Doctors may have the greatest impact on cost control in healthcare, but they rarely find themselves treated as full partners in the value-based care equation.
Administrators and payers tend to try to control clinicians’ behavior through payment incentives and other means that treat them as passive players in the cost-saving process, write Jonathan Warsh, Ph.D., of Harvard Business School and Michael Nurok, Ph.D., of Cedars-Sinai Health System in NEJM Catalyst. They argue that the current system rests upon the assumption that providers have less incentive to control costs than payers do.
While the shift in payment incentives has generated some progress toward better care outcomes, the real trick lies in aligning the incentives driving administrators and clinicians. “It is our contention that, in specific ways, hospitals and payers can do much more to engage clinicians as partners in helping to control costs,” the authors write. The article includes several tips for bringing clinicians to the table as an active partner in cost control:
- It may seem obvious, but simply telling clinicians where cost pressures exist can lead to solutions that are less likely to backfire and hurt care quality, according to Warsh and Nurok.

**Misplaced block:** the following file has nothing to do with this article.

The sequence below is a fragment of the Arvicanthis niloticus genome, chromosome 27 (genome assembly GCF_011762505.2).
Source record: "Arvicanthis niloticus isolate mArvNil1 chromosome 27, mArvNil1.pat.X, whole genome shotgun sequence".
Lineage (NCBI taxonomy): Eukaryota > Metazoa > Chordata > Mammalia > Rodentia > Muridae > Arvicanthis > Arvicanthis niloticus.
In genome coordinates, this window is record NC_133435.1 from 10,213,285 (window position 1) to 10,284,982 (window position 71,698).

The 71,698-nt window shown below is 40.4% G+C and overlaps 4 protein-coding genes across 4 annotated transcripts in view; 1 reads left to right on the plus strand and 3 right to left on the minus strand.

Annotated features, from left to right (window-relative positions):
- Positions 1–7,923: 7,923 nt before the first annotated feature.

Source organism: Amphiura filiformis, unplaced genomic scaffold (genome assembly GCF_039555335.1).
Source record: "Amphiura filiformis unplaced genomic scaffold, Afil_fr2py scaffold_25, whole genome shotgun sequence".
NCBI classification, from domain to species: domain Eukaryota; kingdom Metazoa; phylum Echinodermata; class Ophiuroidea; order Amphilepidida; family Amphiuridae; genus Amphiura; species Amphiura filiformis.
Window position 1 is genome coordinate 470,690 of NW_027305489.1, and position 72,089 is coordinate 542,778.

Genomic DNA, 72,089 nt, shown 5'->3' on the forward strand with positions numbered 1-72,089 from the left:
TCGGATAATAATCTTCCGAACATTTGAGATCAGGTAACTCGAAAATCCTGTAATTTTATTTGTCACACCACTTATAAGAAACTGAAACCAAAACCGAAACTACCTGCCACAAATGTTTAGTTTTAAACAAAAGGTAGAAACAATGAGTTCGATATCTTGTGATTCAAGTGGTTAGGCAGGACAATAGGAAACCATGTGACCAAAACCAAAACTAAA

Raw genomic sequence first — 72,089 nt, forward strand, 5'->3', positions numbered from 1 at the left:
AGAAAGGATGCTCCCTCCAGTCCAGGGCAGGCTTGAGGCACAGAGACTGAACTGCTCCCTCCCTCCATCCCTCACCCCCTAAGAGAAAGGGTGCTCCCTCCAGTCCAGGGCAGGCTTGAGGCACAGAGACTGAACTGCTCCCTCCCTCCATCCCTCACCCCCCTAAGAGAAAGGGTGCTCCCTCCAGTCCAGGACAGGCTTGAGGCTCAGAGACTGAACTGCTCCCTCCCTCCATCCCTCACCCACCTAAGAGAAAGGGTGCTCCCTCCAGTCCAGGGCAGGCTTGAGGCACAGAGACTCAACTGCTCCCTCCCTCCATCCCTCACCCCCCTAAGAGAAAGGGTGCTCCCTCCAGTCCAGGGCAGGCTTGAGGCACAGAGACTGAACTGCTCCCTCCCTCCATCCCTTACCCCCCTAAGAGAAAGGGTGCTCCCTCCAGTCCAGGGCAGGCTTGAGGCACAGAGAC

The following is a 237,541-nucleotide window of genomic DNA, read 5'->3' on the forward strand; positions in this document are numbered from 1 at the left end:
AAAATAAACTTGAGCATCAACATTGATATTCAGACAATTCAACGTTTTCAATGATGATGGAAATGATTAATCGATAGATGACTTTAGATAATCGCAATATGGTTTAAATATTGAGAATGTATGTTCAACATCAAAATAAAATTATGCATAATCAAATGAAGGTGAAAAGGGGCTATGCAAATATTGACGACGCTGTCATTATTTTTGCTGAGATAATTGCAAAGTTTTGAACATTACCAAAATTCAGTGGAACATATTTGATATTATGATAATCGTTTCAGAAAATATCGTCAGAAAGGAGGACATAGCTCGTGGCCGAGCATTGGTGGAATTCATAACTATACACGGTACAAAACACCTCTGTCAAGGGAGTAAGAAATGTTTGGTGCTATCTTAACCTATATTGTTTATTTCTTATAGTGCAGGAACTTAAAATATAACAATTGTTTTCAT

- Encouraging physicians to undertake business training offers an opportunity for clinicians and finance personnel to operate together on common ground, and can help clinicians better understand their role at the nexus of cost and quality of care.
- Organizational structures that encourage administrators to work more closely with clinicians in order to understand their concerns, such as the patient-centered model implemented by the Cleveland Clinic, can drive both lower costs better outcomes by creating solid interdisciplinary teams.
- At an industry level, the authors see a need for “a conceptual shift toward seeing clinicians as allies—and not adversaries” as organizations strive to marry lower costs to high care quality.